March 9, 2015 | by Dan Piepenbring
New Yorkers: join us tomorrow at McNally Jackson, where our editor Lorin Stein will appear in conversation with Paul Beatty. Paul’s new novel, The Sellout, is out now; the Guardian calls it “a galvanizing satire of post-racial America,” and Sam Lipsyte noted its “spectacular explosion of comic daring, cultural provocation, brilliant, hilarious prose, and genuine heart.”
The event begins at seven P.M. See you there!
September 8, 2014 | by Dan Piepenbring
Tuesday evening at seven, join us at NYU’s Abu Dhabi Institute (19 Washington Square North) where our poetry editor, Robyn Creswell, will appear on a panel called “The Authoritarian Turn: On The State of the Egyptian Intelligentsia.” The panel, sponsored by New Directions and Bidoun, will
bring together a distinguished group of writers and scholars to reflect upon the predicament of the Egyptian intellectual in the year since President Mohamed Morsi’s dramatic fall. From Ibrahim himself to the bestselling author Alaa Al Aswany, countless writers and artists–many of them of historically contrarian bent–have expressed their support for a military-backed government whose abuses and excesses have on occasion surpassed those of the Mubarak era. How to begin to understand the role of the public intellectual in such times?
Robyn appears alongside Khaled Fahmy (American University in Cairo) and Mona El Ghobashy (an independent scholar); Negar Azimi moderates.
May 13, 2014 | by Lorin Stein
For the last two years, a small group of American writers and critics has convened in Oslo for a series of informal lectures, interviews, and discussions. Dubbed the Norwegian-American Literary Festival, this unlikely gathering has introduced packed houses to the likes of Donald Antrim, Elif Batuman, Lydia Davis, Sam Lipsyte, and John Jeremiah Sullivan, and—on the American side—has helped spread word of contemporary Norwegian masters including Karl Ove Knausgaard, Joachim Trier, and Turbonegro.
Now, for one night only, The Paris Review is proud to welcome the Norwegian-American Literary Festival to New York.
On Wednesday, May 28, join us at Chez André in the East Village to hear Claire Messud and James Wood in conversation with the Norwegian novelist Linn Ullmann, followed by rare musical performances by James Wood and John Jeremiah Sullivan. Liquid refreshments will be served.
Admission is free, but space is limited—reserve tickets for you and one guest now by e-mailing us at rsvpNALF@theparisreview.org.
April 30, 2014 | by Dan Piepenbring
The filmmaker comes to BAM.
What, in retrospect, did we hope to hear from David Lynch last night? In “a rare public appearance,” the filmmaker appeared in conversation with Paul Holdengräber at BAM, to a sold-out crowd. The people were there. Lynch was there. And so … now what?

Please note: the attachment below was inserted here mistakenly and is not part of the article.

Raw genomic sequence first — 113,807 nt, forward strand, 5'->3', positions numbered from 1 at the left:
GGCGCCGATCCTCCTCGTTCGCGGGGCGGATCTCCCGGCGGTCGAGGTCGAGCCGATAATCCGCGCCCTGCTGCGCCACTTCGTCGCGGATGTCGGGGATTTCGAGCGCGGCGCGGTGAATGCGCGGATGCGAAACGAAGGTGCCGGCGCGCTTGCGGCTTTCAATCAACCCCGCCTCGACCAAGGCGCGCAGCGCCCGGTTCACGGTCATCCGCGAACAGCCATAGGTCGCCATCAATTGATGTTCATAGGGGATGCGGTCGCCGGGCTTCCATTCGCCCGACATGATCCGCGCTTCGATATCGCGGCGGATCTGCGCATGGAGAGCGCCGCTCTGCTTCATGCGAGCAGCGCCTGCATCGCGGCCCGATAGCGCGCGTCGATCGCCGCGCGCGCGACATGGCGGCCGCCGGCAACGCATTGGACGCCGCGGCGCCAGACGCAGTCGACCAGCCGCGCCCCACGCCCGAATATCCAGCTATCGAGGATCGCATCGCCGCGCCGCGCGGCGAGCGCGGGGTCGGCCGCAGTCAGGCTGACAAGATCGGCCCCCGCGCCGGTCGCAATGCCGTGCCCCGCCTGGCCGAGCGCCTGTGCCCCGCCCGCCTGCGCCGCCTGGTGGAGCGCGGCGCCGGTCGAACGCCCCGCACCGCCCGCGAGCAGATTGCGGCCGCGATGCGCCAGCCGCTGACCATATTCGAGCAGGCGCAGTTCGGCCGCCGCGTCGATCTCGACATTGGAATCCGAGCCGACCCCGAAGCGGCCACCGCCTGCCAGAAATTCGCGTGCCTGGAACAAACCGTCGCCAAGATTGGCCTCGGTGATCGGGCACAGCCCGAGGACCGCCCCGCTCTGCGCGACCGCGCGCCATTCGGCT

It wasn’t as if we expected to walk out with David Lynch decoder rings, finally capable, having listened to him, of educing his films’ meaning. Much of their joy derives from their refusal to cohere. Nor could we reasonably hope to reconcile the work with the man—the gap between the Missoula-born Eagle Scout and the psychosexual Grand Guignol of, say, Blue Velvet has always been pretty difficult to bridge. That’s all part of the Lynch magic, and you can hardly expect a guy to declaim upon the essence of his magic.
So why were we there, then? Did we simply want to see him bodily, to confirm the corporeal existence of a man whose work sometimes seems—extraterrestrial? Sure. But we also presumed we would learn something, anything, about him. Something new, something that qualified as insight: something that might make the whole Lynchian gestalt that much less opaque.
Such was not the case. Read More »
February 27, 2014 | by Dan Piepenbring
Continuing last week’s westerly trend, our digital director, Justin Alvarez, and our associate editor, Stephen Hiltner, have descended upon Seattle for the AWP Conference. (I’ve never been to Seattle, so I won’t even try to set the scene for you. Insert clichéd quip here—about the Space Needle, Starbucks, the grunge scene, flannel, Microsoft, rain, Tom Hanks and Meg Ryan, etc.) If you’re around, be sure to stop by table N18, where Justin and Stephen will be all weekend with discounted subscription deals, tote bags, selected back issues from our archives, endless charm, easy smiles, and more.
Oh, almost forgot: booze. There are few things writers and publishers enjoy more than drinking on the cheap; we know this. Thus, from six to eight this evening, The Paris Review is co-hosting a happy hour at Linda’s Tavern with A Strange Object, Electric Literature, and Guernica. Stop by for first-rate hobnobbing and, yes, alcohol.
February 24, 2014 | by Dan Piepenbring
This evening at seven, join us at McNally Jackson, where our editor, Lorin Stein, will be in conversation with Jenny Offill. Jenny’s excellent new novel, Dept. of Speculation, is out now; Vanity Fair calls it “a startling feat of storytelling—an intense and witty meditation on motherhood, infidelity, and identity, each line a dazzling, perfectly chiseled arrowhead aimed at your heart.” (I hasten to assure you that no arrows, perfectly chiseled or otherwise, will be aimed at anyone at tonight’s reading.)
Jenny’s name should sound familiar: her story “Magic and Dread,” an excerpt from the novel, appears in our Winter issue. If her name doesn’t ring a bell, it probably means you haven’t read our Winter issue—get on that!